Tech stocks could regain market reins as earnings surge By Reuters

© Reuters.

© Reuters.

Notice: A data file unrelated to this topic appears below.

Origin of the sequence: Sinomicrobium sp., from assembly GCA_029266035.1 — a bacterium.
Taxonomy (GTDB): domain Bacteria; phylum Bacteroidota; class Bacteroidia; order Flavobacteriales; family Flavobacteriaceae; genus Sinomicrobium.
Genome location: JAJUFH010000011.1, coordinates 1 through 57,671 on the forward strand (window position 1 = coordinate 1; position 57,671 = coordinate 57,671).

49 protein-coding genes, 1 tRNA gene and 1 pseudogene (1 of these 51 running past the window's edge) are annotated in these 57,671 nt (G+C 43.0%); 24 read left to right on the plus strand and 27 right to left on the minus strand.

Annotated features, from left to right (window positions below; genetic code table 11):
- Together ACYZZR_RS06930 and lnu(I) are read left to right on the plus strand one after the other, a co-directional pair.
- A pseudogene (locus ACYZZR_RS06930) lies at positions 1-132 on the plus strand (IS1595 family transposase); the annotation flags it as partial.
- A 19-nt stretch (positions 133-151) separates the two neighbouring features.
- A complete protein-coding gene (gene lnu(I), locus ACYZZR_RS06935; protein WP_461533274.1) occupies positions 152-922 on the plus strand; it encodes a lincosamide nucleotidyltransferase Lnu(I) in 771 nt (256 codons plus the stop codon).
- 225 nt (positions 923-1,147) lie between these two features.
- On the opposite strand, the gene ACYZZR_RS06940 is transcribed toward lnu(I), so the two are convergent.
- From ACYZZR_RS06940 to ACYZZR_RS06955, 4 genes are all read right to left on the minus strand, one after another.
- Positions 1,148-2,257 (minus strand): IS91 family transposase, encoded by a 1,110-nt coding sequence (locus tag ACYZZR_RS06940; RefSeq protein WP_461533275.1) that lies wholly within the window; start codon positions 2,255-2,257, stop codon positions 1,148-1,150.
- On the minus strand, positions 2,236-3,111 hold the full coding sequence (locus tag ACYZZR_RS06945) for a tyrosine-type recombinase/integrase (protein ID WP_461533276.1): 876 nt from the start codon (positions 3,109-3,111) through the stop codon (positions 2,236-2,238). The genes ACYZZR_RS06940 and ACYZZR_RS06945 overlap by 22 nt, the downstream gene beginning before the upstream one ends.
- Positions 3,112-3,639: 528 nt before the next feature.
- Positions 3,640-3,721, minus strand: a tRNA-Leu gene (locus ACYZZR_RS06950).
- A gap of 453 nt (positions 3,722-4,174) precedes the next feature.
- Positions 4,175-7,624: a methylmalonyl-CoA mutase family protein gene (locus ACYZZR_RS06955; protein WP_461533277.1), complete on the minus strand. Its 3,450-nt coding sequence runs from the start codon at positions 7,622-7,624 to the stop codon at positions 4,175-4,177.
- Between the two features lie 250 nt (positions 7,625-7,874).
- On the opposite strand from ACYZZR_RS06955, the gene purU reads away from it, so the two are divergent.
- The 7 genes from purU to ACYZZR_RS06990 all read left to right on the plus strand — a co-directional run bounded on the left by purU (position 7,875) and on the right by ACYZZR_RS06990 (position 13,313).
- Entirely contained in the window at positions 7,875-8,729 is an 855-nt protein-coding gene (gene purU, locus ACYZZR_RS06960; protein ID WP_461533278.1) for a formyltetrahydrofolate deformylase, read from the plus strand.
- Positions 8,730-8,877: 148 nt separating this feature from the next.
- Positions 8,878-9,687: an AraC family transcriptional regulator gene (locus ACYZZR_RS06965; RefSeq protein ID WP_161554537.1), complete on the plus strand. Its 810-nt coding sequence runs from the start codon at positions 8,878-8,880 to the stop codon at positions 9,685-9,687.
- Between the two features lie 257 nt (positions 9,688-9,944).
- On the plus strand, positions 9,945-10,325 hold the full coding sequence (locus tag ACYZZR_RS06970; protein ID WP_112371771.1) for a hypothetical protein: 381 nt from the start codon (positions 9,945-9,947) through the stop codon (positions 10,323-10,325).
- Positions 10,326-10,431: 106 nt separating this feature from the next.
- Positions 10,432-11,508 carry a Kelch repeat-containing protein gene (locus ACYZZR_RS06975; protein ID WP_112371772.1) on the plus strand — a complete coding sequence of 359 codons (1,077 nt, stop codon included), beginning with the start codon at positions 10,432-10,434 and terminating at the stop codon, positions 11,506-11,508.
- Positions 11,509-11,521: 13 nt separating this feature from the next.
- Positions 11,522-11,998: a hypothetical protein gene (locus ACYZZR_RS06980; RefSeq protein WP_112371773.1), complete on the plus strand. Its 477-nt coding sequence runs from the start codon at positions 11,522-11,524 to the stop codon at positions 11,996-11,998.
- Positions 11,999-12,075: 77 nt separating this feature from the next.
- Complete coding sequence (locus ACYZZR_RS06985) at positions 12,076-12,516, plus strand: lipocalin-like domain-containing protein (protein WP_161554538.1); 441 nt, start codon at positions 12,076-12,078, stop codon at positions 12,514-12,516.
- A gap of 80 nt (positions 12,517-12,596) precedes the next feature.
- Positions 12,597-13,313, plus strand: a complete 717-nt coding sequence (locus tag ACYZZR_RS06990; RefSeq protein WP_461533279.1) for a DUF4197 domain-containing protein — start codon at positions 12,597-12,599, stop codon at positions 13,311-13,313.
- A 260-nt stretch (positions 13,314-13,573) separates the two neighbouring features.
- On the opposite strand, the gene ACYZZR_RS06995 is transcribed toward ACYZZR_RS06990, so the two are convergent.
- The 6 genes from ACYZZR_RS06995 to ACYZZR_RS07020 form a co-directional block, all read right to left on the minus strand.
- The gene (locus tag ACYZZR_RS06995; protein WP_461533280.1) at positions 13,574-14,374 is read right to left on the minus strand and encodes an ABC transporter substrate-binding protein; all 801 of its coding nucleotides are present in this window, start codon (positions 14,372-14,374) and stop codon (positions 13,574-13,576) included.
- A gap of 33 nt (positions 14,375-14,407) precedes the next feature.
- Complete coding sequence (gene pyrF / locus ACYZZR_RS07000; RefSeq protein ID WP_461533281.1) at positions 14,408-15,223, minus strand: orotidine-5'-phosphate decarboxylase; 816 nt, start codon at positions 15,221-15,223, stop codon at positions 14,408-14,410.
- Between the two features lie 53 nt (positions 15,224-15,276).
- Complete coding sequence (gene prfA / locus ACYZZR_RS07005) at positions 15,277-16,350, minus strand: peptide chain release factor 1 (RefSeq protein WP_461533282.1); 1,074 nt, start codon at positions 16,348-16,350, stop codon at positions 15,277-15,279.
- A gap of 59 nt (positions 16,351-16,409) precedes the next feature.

By Lewis Krauskopf NEW YORK (Reuters) – A group of top US earnings reports for next week led by Apple (NASDAQ :), Microsoft (NASDAQ 🙂 and Facebook (NASDAQ 🙂 could help make stocks in technology and growth reaffirm their dominance after a recent race for banks, energy and other potential beneficiaries of an economic reopening. After leading markets higher for most of 2020, tech-related stocks took a backseat late last year in so-called value or cyclical plays, whose companies are expected to benefit the most from the Economic revival promised by COVID-19 vaccines. That turnaround has stalled in recent days as investors weighed the lackluster prospects of big banks and a blockbuster quarterly report from Netflix (NASDAQ 🙂 that soared its shares by 17%. The Russell 1000 Growth Index rose 3.3% last week through Friday morning, while its value counterpart fell 1.5%. Next week’s harvest of fourth-quarter results, with about a quarter reported, could help determine whether the resurgence in growth stocks will continue, potentially threatening the recent rally in value and cyclical stocks, he said. Chuck Carlson, CEO of Horizon Investment. Services. “That will probably be the story of the earnings season,” he said. “What will the gains mean in terms of the sustainability of this rotation that has occurred in the last eight, nine weeks.” Steady growth and resilience in the face of the coronavirus pandemic made tech stocks desirable to investors, who poured money into the sector as widespread lockdowns devastated swaths of the US economy. But a resumption of outperformance technology could also reignite concerns about investor concentration in popular names. The top five tech-related companies account for about 22% of the S&P 500’s weight. Aside from Apple and Microsoft, other tech companies that will report next week include payment processing companies Visa (NYSE 🙂 and Mastercard ( NYSE 🙂 and the semiconductor company Advanced Micro Devices (NASDAQ :). Tesla (NASDAQ :), whose exploding share price made the electric car maker one of the world’s most valuable companies, reports Wednesday. So far, corporate earnings have been strong across the board: of 66 S&P 500 companies that have reported earnings, 87.9% have beaten Wall Street estimates, well above the long-term average of 65%, according to IBES data from Refinitiv. Investors are particularly attentive to the corporate outlook, given the expectation of an economic rebound this year. Earnings are expected to rise 23.7% this year after falling 14.1% in 2020, according to Refinitiv. While tech sector earnings held up relatively well in 2020, its expected earnings growth of 14% in 2021 is below the S&P 500 overall and lags behind in areas such as finance, industry and materials. “The risk is in situations where you have had such a good 2020 that you will be crowned by this report next week, what can you do to repeat?” said Walter Todd, chief investment officer at Greenwood Capital. Demand for Apple’s iPhone 12 will be a key issue when the company reports Wednesday, said Robert Pavlik, senior portfolio manager at Dakota Wealth Management. On average, analysts expect the company to report a 13% increase in quarterly earnings. Kim Forrest, chief investment officer at Bokeh Capital Partners, is eager to see how well Microsoft is progressing with its work-from-home products. The software giant is expected to post an 8.7% increase in profits. Facebook, which is estimated to report a 25% increase in profits, could answer questions about the consequences of the US elections for the social media business and President Donald Trump‘s ban on various platforms, investors said. The earnings season is heating up as the S&P 500 has hit records to start in 2021, which worries some investors who say next year’s corporate results should justify the stock‘s high valuations. “Stocks have been on a big run since October and you have to wonder with all the talk that the market is possibly going backwards, when will it come or what will cause it,” Pavlik said.